Something occurred to me recently. My background is in the visual arts, and most of the work on my graduate degree and teaching assistance is in the area of art history. Personally, I’ve been moving away from art history (in the sense of approaching art as a historian) and moving towards art theory. The problem is, the theories used in most art analysis aren’t really all that sophisticated: there’s aesthetic critique which is useful in determining what is good and how something can be made more good, artistically speaking. There’s also historical discussion–putting work in a historical discourse. Outside of that, I’m concerned that either there isn’t much else, or whatever else there is, it’s not really commonly used.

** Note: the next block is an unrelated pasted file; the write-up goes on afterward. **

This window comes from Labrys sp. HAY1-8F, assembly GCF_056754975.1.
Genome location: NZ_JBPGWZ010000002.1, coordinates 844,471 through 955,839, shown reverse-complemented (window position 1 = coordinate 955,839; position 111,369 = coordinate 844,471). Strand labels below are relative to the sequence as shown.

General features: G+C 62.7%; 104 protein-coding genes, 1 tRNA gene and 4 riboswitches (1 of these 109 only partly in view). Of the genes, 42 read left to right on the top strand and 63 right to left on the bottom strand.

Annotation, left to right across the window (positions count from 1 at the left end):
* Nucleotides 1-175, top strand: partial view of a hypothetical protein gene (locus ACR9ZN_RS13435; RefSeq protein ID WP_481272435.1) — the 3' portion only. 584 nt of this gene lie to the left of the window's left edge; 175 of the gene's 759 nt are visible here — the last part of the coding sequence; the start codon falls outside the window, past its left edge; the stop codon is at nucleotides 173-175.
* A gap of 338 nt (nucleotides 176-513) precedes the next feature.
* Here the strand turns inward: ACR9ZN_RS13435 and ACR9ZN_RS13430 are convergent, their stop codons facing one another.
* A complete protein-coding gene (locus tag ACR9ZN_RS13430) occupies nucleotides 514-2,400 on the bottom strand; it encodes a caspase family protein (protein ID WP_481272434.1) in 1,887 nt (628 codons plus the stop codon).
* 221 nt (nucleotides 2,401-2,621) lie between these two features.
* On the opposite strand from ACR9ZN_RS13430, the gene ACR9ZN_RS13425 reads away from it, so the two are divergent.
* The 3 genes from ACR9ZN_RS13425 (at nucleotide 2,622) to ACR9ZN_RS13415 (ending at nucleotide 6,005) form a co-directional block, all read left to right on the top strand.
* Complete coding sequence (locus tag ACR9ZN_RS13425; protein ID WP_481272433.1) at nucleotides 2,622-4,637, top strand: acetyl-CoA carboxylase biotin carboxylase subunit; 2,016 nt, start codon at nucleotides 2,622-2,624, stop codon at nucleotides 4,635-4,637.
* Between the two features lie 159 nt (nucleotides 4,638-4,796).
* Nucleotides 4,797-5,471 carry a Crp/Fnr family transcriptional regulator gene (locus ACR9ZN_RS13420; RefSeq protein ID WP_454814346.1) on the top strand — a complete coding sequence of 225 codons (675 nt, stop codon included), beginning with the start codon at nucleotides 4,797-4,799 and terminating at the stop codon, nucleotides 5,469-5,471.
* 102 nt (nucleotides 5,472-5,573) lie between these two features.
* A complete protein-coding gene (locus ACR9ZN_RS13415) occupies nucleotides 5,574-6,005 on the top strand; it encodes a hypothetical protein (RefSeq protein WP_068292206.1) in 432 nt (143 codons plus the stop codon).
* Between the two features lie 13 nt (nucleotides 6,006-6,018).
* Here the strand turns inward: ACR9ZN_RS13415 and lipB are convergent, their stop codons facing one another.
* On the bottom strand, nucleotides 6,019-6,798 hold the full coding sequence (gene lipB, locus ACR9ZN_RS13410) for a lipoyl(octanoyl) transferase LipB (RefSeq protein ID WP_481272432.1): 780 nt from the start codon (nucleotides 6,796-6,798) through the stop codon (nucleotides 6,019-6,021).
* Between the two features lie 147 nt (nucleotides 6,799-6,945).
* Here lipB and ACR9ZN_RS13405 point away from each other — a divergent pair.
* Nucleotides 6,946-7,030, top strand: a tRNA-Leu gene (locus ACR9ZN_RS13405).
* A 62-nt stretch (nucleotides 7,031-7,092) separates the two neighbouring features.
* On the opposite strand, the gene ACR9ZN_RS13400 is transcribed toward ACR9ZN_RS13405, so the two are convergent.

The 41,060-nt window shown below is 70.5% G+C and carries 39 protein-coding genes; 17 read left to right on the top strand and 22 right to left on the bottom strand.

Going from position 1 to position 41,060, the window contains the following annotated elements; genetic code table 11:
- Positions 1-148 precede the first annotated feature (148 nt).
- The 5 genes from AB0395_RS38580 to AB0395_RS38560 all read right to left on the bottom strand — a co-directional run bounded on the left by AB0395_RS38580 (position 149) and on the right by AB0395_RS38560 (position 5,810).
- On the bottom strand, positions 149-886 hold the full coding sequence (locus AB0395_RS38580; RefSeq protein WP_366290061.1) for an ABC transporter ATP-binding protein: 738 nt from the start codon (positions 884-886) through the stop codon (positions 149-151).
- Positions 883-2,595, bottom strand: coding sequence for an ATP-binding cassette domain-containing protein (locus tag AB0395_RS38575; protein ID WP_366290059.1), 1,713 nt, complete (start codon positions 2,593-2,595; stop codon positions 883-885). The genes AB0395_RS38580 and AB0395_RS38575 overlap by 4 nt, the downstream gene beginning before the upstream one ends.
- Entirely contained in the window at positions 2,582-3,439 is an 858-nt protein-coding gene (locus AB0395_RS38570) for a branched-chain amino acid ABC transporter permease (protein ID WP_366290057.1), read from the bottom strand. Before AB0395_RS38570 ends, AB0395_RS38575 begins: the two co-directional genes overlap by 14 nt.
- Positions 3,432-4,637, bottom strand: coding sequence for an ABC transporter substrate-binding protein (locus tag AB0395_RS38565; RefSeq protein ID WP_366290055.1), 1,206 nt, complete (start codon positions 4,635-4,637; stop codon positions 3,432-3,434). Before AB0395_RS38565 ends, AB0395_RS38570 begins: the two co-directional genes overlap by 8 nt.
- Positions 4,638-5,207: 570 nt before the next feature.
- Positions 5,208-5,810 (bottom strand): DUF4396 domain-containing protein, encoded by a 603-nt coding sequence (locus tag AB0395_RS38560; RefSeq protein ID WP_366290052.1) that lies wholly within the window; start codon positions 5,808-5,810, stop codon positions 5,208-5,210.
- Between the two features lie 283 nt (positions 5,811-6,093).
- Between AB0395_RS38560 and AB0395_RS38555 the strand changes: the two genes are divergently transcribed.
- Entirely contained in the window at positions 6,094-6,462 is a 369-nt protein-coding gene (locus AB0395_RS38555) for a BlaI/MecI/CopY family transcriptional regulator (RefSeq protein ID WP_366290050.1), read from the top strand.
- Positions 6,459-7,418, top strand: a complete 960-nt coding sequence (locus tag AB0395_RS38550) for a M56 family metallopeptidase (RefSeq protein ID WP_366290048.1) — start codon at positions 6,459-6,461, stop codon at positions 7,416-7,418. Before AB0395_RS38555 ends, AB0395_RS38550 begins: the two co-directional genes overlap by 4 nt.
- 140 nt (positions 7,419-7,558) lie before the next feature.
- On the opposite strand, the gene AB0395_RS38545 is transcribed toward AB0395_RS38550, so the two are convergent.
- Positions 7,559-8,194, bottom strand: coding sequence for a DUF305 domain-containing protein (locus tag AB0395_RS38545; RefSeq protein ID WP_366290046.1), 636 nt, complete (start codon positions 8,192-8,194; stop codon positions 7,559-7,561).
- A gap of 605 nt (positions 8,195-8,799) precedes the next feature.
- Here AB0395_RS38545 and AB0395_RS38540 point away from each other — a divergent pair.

There’s also a good deal of art criticism that addresses visual art, though not exclusively. For example, one can study Marxist themes in art, but that’s not different from discussing Marxist themes in literature or film.
However, comics can be considered as a visual art medium, and a lot of the techniques used to analyze comics on that level are useful for analyzing “high” visual art–semiotic, structural and psychological analysis are a good example of this. Perhaps that’ll be a goal of mine this fall semester in assisting in art history, considering how these analytical tools gleaned from comics analysis can be carried over to visual arts, and vice versa.